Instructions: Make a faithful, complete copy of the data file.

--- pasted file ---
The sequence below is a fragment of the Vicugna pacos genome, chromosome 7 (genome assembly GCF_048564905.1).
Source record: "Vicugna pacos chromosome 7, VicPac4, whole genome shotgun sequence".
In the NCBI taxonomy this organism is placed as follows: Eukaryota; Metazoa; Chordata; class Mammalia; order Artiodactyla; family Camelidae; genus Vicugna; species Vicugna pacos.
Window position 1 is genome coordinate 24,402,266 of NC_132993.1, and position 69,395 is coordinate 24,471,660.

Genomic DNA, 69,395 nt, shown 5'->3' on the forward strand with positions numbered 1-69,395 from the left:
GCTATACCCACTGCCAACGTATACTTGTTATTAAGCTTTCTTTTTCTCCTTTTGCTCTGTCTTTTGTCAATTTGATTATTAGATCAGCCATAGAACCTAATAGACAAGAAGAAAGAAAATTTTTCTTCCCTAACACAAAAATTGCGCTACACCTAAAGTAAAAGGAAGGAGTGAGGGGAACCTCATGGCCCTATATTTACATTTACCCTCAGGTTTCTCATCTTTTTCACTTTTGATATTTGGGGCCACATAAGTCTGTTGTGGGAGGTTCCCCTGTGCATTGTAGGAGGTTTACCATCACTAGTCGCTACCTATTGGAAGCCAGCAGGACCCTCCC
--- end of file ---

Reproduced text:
The sequence below is a fragment of the Vicugna pacos genome, chromosome 7 (genome assembly GCF_048564905.1).
Source record: "Vicugna pacos chromosome 7, VicPac4, whole genome shotgun sequence".
In the NCBI taxonomy this organism is placed as follows: Eukaryota; Metazoa; Chordata; class Mammalia; order Artiodactyla; family Camelidae; genus Vicugna; species Vicugna pacos.
Window position 1 is genome coordinate 24,402,266 of NC_132993.1, and position 69,395 is coordinate 24,471,660.

Genomic DNA, 69,395 nt, shown 5'->3' on the forward strand with positions numbered 1-69,395 from the left:
GCTATACCCACTGCCAACGTATACTTGTTATTAAGCTTTCTTTTTCTCCTTTTGCTCTGTCTTTTGTCAATTTGATTATTAGATCAGCCATAGAACCTAATAGACAAGAAGAAAGAAAATTTTTCTTCCCTAACACAAAAATTGCGCTACACCTAAAGTAAAAGGAAGGAGTGAGGGGAACCTCATGGCCCTATATTTACATTTACCCTCAGGTTTCTCATCTTTTTCACTTTTGATATTTGGGGCCACATAAGTCTGTTGTGGGAGGTTCCCCTGTGCATTGTAGGAGGTTTACCATCACTAGTCGCTACCTATTGGAAGCCAGCAGGACCCTCCC